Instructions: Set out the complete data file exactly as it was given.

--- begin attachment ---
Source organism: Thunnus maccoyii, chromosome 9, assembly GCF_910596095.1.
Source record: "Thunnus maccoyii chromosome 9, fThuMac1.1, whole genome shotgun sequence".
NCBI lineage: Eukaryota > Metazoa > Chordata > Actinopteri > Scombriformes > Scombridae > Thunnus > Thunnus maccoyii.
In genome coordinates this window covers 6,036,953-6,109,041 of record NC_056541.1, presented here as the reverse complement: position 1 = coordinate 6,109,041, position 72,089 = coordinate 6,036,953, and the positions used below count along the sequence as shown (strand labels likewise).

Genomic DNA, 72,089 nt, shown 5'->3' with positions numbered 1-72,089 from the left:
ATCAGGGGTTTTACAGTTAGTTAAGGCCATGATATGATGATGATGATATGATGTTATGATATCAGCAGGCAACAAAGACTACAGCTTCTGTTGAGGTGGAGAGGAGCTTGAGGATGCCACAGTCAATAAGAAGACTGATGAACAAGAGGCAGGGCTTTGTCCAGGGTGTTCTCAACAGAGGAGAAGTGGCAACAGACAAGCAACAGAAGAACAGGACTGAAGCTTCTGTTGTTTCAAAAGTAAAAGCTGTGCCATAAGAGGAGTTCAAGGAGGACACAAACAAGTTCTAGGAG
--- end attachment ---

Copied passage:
Source organism: Thunnus maccoyii, chromosome 9, assembly GCF_910596095.1.
Source record: "Thunnus maccoyii chromosome 9, fThuMac1.1, whole genome shotgun sequence".
NCBI lineage: Eukaryota > Metazoa > Chordata > Actinopteri > Scombriformes > Scombridae > Thunnus > Thunnus maccoyii.
In genome coordinates this window covers 6,036,953-6,109,041 of record NC_056541.1, presented here as the reverse complement: position 1 = coordinate 6,109,041, position 72,089 = coordinate 6,036,953, and the positions used below count along the sequence as shown (strand labels likewise).

Genomic DNA, 72,089 nt, shown 5'->3' with positions numbered 1-72,089 from the left:
ATCAGGGGTTTTACAGTTAGTTAAGGCCATGATATGATGATGATGATATGATGTTATGATATCAGCAGGCAACAAAGACTACAGCTTCTGTTGAGGTGGAGAGGAGCTTGAGGATGCCACAGTCAATAAGAAGACTGATGAACAAGAGGCAGGGCTTTGTCCAGGGTGTTCTCAACAGAGGAGAAGTGGCAACAGACAAGCAACAGAAGAACAGGACTGAAGCTTCTGTTGTTTCAAAAGTAAAAGCTGTGCCATAAGAGGAGTTCAAGGAGGACACAAACAAGTTCTAGGAG